A few weeks ago we reported that, according to the Italian Institute of Health (ISS), only 12% of Italy’s reported Covid19 deaths actually listed Covid19 as the cause of death.
Given that 99% of them had at least one serious co-morbidity (and that 80% of them had two such diseases) this raised serious questions as to the reliability of Italy’s reported statistics.
Prof Walter Ricciardi, advisor to Italy’s health minister, explained this was caused by the “generous” way the Italian government handles death certificates:
The way in which we code deaths in our country is very generous in the sense that all the people who die in hospitals with the coronavirus are deemed to be dying of the coronavirus.
Essentially, Italy’s death registration process does not differentiate between those who simply have the virus in their body, and those who are actually killed by it.
Given the amount of fear and panic Italy’s comparatively alarming numbers caused around the world, you would think other nations would be eager to avoid these same mistakes.
Surely all the other countries of the world are employing rigorous standards for delineating who has, and has not, fallen victim to the pandemic, right?
In fact, rather than learning from Italy’s example, other countries are not only repeating these mistakes but going even further.
In Germany, for example, though overall deaths and case-fatality ratio are far lower than Italy’s, their public health agency is still engaging in similar practice.
On March 20th the President of Germany’s Robert Koch Institute confirmed that Germany counts any deceased person who was infected with coronavirus as a Covid19 death, whether or not it actually caused death.
In Heinsberg, for example, a 78-year-old man with previous illnesses died of heart failure, and that was without Sars-2 lung involvement. Since he was infected, he naturally appears in the Covid 19 statistics.
How many “Covid19 deaths” in Germany, fall into this bracket? We don’t know, and will likely never know.
But at least Germany is actually limiting itself to test positive cases.
In the United States, a briefing note from the CDC’s National Vital Statistics Service read as follows [our emphasis]:
It is important to emphasise that Coronavirus Disease 19, or Covid-19, should be reported for all decedents where the disease caused or is presumed to have caused or contributed to death.
“Presumed to have caused”? “Contributed”? That’s incredibly soft language, which could easily lead to over-reporting.
The referenced detailed “guidance” was released April 3rd, and is no better [again, our emphasis]:
In cases where a definite diagnosis of COVID–19 cannot be made, but it is suspected or likely (e.g., the circumstances are compelling within a reasonable degree of certainty), it is acceptable to report COVID–19 on a death certificate as “probable” or “presumed.” In these instances, certifiers should use their best clinical judgement in determining if a COVID–19 infection was likely.
Are careful records being kept to separate “Covid-19” from “presumed Covid-19”? Are the media making sure they respect the distinction in their reporting?
Whenever the alleged casualties are referenced we are fed one large all-inclusive number, without context or explanation, which – thanks to lax reporting guidelines – could be entirely false.
Government agencies all across the UK are doing the same thing.
Northern Ireland’s HSC Public Health Agency is releasing weekly surveillance bulletins on the pandemic, in those reports they define a “Covid19 death” as:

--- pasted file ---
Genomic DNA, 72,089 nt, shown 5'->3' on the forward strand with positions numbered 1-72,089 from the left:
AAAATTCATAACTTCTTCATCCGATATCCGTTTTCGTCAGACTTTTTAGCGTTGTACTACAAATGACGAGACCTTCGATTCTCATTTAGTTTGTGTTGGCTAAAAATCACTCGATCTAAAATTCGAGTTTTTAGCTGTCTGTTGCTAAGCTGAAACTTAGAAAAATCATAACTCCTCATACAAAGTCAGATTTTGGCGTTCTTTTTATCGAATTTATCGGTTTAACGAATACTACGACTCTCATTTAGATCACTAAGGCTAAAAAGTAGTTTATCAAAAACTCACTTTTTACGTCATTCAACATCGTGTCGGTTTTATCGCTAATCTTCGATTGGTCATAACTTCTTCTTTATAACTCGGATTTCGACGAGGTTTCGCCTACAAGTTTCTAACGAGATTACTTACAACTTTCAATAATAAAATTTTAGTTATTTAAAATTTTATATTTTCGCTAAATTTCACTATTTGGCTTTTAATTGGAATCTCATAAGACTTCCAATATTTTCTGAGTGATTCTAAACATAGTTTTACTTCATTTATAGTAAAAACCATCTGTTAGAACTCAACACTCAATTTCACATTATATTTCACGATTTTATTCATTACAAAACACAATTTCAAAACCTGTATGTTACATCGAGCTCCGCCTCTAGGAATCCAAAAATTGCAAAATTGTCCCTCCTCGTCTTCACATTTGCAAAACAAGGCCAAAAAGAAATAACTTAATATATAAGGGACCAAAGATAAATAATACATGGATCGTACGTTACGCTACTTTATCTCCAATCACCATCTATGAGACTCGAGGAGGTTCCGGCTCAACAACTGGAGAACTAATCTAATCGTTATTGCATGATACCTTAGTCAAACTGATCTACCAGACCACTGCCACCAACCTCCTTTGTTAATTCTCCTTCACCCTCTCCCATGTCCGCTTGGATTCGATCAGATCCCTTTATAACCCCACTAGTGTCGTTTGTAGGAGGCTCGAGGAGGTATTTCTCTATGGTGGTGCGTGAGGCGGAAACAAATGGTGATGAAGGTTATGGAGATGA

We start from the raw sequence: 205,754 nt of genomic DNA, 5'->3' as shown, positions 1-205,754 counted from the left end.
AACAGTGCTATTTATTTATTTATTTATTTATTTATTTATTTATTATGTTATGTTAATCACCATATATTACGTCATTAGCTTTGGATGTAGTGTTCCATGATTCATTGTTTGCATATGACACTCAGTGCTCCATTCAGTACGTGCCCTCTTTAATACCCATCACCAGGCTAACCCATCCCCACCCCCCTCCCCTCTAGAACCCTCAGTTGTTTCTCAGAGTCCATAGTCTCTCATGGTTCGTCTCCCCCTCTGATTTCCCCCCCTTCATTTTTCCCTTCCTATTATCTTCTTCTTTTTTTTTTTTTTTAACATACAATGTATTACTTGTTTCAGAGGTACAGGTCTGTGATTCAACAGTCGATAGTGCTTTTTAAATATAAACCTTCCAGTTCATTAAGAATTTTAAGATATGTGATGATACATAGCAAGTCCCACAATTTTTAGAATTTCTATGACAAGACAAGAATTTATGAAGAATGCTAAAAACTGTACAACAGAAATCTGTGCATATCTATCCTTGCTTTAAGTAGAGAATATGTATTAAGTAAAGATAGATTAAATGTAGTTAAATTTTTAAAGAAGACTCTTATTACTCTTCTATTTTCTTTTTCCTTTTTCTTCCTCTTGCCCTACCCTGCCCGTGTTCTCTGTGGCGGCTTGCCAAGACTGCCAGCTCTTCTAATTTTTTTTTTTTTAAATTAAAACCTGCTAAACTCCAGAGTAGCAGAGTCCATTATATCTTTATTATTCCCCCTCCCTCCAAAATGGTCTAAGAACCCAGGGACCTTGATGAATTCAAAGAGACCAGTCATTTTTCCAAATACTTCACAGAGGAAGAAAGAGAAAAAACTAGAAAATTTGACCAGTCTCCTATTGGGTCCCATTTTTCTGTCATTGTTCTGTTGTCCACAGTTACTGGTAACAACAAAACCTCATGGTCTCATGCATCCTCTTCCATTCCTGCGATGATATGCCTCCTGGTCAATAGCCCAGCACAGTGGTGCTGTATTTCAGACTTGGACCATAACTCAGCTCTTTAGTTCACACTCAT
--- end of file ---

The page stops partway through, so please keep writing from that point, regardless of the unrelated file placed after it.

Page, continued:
individuals who have died within 28 days of first positive result, whether or not COVID-19 was the cause of death
NHS England’s Office of National Statistics releases weekly reports on nation-wide mortality. Its latest report (Week 12 – March 14th-20th) was released on March 31st and made special mention of Covid19, explaining they were going to change the way they report the numbers in future.
The ONS system is predicated on the registration of deaths. Meaning they count, not the number of people who die every week, but the number of deaths registered per week. This, naturally, leads to slight delays in the recording of numbers as the registration process can take a few days.
However, with coronavirus deaths, since its a “national emergency”, they are now including “provisional figures” which will be “included in the dataset in subsequent weeks”. This leaves them wide open to – either accidentally or deliberately – reporting the same deaths twice. Once “provisionally”, and then once “officially” a week later.
That’s just one peculiar policy decision. There are many others.
Up until now, the ONS reported those Covid19 numbers collated by the Department of Health and Social Care (DHSC). The DHSC records only those who died in hospital and have tested positive for the coronavirus as Covid19 deaths.
BUT, from now on, the ONS will also include Covid19 deaths “in the community” in their statistics. That “includes those not tested for Covid19” and where “suspected Covid19″ [our emphasis] is presumed to be a “contributory factor”.
Here are some screencaps of the relevant sections:
The official NHS guidance for doctors filling out death certificates is just as vague [our emphasis]:
if before death the patient had symptoms typical of COVID19 infection, but the test result has not been received, it would be satisfactory to give ‘COVID-19’ as the cause of death, and then share the test result when it becomes available. In the circumstances of there being no swab, it is satisfactory to apply clinical judgement.
The government is telling doctors it is OK to list “Covid-19” as a cause of death when there is literally no evidence the deceased was infected. That means there are potentially huge numbers of “Covid19 deaths” that were never even tested for the disease.